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The Library as Labyrinth: A Conversation about Library Space Design

August 25, 2022

Challenging conventional standards is beneficial to any creative routine. It’s what keeps us sharp and attuned to opportunity.

Libraries are among the most sacred and important cultural artifacts in existence. Their immense value, as a constantly growing and evolving public repository for information and stories, is indisputable.

And yet, there’s always room for improvement.

Recently, LSW Principal Brent Young, was given an opportunity to collaborate with Karen R. Diller, Library Director at Washington State University Vancouver (WSU-V), and Sam Wallin, an Analyst and Project Coordinator with the Fort Vancouver Regional Library (FVRL), on a paper that aims to rethink the way information is stored, discovered, and accessed inside of academic libraries.

Their challenge was to bring equity, personalization, and a sense of wonder to the forefront of the library experience, specifically by reimagining the way people move through the space. In dreaming up possibilities, the team landed on a novel concept that has proven to be exciting: the library as a labyrinth.

As a trio, Brent joined Karen and Sam in presenting their idea at the 2022 Research Libraries UK Conference – you can watch the full presentation below.

From Transactional to Experiential


The labyrinth concept would evolve into a wide-ranging (and still ongoing) discussion about ways to reshape what has long-since been an accepted and transactional way of conducting research at academic libraries, which looks something like this:

  • Student enters the library building
  • Goes to the help desk or a catalog
  • Identifies the destination of their desired book or paper
  • From there, they must use their knowledge of the Library of Congress Subject Headings to retrieve the text

This linear way of accessing and consuming information has a ‘right’ and a ‘wrong’ way that students must learn.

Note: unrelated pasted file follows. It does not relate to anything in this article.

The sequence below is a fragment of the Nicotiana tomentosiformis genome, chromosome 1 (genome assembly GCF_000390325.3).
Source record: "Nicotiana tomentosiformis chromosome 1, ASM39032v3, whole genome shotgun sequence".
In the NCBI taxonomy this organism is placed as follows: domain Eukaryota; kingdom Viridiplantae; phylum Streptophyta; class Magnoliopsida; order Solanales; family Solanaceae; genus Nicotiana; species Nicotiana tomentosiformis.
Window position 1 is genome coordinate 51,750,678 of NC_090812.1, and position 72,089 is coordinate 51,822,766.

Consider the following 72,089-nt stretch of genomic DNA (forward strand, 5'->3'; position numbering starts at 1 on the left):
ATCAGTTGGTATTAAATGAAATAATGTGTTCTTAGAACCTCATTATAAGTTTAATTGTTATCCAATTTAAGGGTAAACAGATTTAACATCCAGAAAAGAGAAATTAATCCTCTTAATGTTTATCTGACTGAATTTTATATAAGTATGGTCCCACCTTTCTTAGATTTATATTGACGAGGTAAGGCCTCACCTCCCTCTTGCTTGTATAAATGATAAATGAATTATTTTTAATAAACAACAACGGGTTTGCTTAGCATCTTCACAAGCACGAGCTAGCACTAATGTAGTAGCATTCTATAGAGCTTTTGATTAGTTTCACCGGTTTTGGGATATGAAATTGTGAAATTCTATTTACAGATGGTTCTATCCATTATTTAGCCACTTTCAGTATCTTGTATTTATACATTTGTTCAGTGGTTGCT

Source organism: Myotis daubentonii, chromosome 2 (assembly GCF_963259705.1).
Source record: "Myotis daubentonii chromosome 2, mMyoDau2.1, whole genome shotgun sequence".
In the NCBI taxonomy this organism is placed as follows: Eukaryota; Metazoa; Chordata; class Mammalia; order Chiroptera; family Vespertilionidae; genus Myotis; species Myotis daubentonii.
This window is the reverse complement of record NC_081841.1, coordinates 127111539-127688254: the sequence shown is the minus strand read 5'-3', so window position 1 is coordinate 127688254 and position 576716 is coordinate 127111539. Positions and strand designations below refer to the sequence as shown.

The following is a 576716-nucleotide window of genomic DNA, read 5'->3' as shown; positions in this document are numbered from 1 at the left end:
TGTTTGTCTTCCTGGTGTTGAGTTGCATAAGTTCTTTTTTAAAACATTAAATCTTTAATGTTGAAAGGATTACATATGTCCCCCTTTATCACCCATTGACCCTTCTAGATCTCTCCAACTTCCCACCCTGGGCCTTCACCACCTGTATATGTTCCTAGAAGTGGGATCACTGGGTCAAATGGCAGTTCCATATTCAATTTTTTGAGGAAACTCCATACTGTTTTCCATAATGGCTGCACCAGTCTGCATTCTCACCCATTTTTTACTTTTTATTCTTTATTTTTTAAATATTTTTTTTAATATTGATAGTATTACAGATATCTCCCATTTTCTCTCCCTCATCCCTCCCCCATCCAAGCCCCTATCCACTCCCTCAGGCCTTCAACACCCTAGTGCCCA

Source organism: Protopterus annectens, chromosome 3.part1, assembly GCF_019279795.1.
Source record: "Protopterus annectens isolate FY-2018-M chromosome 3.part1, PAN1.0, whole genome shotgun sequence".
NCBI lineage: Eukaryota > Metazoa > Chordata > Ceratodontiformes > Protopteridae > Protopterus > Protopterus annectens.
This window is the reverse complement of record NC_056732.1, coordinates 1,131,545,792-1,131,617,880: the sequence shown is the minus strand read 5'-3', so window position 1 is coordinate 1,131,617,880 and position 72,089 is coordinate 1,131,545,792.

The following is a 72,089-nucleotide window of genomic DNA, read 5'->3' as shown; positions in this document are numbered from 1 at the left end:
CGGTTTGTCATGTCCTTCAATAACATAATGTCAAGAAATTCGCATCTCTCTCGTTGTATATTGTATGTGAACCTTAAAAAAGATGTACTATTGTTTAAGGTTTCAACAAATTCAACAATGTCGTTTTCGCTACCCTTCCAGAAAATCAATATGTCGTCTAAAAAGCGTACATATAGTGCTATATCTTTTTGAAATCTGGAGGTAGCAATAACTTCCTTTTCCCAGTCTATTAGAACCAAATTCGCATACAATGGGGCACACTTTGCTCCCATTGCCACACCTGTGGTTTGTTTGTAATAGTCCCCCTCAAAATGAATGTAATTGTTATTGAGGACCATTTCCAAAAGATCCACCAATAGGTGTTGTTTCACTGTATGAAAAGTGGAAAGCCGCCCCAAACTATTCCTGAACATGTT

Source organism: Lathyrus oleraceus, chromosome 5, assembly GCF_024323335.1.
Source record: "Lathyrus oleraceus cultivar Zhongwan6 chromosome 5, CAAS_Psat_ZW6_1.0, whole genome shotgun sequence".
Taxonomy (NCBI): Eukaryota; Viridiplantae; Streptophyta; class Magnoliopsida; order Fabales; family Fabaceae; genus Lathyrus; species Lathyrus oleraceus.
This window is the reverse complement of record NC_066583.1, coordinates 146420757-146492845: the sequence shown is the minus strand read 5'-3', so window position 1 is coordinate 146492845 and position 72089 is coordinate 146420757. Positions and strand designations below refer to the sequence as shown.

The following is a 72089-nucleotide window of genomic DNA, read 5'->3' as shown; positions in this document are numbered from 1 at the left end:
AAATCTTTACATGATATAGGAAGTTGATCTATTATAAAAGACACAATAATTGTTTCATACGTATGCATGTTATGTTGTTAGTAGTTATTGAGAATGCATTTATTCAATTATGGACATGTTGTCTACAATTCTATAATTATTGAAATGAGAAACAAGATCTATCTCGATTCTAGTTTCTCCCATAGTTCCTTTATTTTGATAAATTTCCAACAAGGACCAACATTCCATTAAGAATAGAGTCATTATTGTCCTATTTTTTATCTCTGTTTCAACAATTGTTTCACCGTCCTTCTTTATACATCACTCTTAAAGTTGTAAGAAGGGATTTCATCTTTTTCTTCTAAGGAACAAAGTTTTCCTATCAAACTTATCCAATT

“The information inside of libraries is not always readily available. You have to know what you’re searching for and what you’re doing to successfully locate one book. Students who don’t arrive in school with this knowledge pre-installed are at an immediate disadvantage,” Brent explains. “We’re asking how the library can be friendlier and more open and helpful to students or adults at all levels. If we think about a children’s library, it’s almost entirely experiential - how can we inject that same sense of wonder and welcome to a campus library?”

All Journey, No Destination


Following the intersectional nature of knowledge and context, the labyrinth concept interprets the library as a non-linear path that takes you to special nodes and pockets where useful and different information is curated, contextualized, and readily available. In fact, through varying modes of media delivery (video, virtual reality, augmented reality, QR Codes, et al.) the experience can even stretch beyond the walls of the library and extend across campus and into the community, to departments, buildings, spaces, and landmarks onsite that bring the information to life.

“The idea is to curate information inside a library, bringing the different fields together at nodes where students can see the overlap of information,” Brent explains. “Biology and art are inherently connected. On a design level, we can express this connection by creating a node, where a selection of texts, leading thinkers, and even university staff could help students make headway on their journey.”

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In this conceptual mode, the librarians are pulled onto the floor to play a more active role in curating information and providing engagement, rather than being more focused on work behind the desk at the entrance.

“A labyrinth is different from a maze,” Brent notes. “A maze is a puzzle to solve. A labyrinth is that it’s something that reveals itself to you. And it takes you along a path that is a marked by unique stops along the way, with no definitive ending – the point of the labyrinth is to simply experience it.”

Following their presentation at Research Libraries UK, Karen, Sam, and Brent are continuing to refine their idea of the library as a labyrinth.